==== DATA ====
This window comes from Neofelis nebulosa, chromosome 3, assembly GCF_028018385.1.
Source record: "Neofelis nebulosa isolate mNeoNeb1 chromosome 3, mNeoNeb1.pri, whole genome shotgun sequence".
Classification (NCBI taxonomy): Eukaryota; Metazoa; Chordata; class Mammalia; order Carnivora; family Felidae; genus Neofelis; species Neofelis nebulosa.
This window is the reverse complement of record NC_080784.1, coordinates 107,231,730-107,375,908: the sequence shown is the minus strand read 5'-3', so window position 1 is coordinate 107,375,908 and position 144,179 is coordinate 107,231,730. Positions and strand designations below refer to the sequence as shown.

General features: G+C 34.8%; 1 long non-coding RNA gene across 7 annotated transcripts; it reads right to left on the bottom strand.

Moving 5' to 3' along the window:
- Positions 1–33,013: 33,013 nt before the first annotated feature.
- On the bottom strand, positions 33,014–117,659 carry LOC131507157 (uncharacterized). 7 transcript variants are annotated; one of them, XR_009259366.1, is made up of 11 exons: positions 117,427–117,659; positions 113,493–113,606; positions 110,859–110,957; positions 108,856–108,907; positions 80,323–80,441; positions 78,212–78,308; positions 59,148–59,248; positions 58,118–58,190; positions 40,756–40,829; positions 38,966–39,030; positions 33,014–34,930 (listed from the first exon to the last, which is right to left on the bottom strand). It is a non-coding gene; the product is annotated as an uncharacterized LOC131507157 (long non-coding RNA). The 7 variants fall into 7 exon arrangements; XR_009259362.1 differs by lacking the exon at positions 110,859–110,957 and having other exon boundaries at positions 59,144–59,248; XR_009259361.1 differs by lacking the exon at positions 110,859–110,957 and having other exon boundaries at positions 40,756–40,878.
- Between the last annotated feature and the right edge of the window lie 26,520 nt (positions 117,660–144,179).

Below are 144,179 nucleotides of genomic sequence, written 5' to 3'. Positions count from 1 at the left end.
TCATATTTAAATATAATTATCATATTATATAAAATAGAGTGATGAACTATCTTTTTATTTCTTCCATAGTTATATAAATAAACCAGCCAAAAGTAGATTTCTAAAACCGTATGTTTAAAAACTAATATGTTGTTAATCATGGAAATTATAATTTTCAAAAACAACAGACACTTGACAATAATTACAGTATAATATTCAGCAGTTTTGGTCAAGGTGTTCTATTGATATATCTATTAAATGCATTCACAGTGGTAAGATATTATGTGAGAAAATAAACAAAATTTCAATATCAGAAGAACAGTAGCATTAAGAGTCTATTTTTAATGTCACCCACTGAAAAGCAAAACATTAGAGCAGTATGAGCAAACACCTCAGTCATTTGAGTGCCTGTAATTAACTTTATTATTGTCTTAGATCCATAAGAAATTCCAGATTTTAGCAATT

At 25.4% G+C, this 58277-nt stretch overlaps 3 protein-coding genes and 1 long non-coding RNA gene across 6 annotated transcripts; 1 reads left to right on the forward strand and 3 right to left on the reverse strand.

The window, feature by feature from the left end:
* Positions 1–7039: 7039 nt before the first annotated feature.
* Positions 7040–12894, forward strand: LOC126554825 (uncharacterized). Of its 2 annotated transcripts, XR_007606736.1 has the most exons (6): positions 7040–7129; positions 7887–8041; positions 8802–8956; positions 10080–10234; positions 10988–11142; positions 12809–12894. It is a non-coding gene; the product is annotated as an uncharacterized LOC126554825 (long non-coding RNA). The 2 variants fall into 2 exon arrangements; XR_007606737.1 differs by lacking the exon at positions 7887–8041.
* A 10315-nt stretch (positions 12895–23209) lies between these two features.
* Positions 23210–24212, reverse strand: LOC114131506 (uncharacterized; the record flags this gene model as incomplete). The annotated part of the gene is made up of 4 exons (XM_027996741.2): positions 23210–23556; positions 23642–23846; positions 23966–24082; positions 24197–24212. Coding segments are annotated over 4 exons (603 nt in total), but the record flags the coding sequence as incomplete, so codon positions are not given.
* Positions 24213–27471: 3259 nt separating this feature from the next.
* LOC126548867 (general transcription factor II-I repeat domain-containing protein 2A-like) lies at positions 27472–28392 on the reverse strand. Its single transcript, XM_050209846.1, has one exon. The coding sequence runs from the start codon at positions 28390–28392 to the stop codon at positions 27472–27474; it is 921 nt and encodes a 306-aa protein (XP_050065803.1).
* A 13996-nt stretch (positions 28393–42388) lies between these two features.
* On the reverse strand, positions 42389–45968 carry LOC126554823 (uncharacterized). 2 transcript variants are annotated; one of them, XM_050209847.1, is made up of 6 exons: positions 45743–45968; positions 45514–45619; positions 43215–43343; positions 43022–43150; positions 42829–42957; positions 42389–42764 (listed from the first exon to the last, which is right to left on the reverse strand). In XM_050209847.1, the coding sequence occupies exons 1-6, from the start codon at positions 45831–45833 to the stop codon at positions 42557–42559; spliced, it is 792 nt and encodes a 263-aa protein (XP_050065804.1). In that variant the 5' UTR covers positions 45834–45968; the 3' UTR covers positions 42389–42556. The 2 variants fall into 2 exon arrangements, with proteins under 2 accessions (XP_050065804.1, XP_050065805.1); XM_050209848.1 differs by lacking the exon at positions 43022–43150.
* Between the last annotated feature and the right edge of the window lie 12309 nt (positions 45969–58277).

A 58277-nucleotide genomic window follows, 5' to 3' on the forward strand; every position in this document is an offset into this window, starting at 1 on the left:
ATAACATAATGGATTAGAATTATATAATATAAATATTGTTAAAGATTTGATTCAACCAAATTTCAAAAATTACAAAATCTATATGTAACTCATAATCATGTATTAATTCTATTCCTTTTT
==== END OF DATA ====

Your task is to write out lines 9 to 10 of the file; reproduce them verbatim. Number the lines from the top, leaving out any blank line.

- Between the last annotated feature and the right edge of the window lie 26,520 nt (positions 117,660–144,179).

Below are 144,179 nucleotides of genomic sequence, written 5' to 3'. Positions count from 1 at the left end.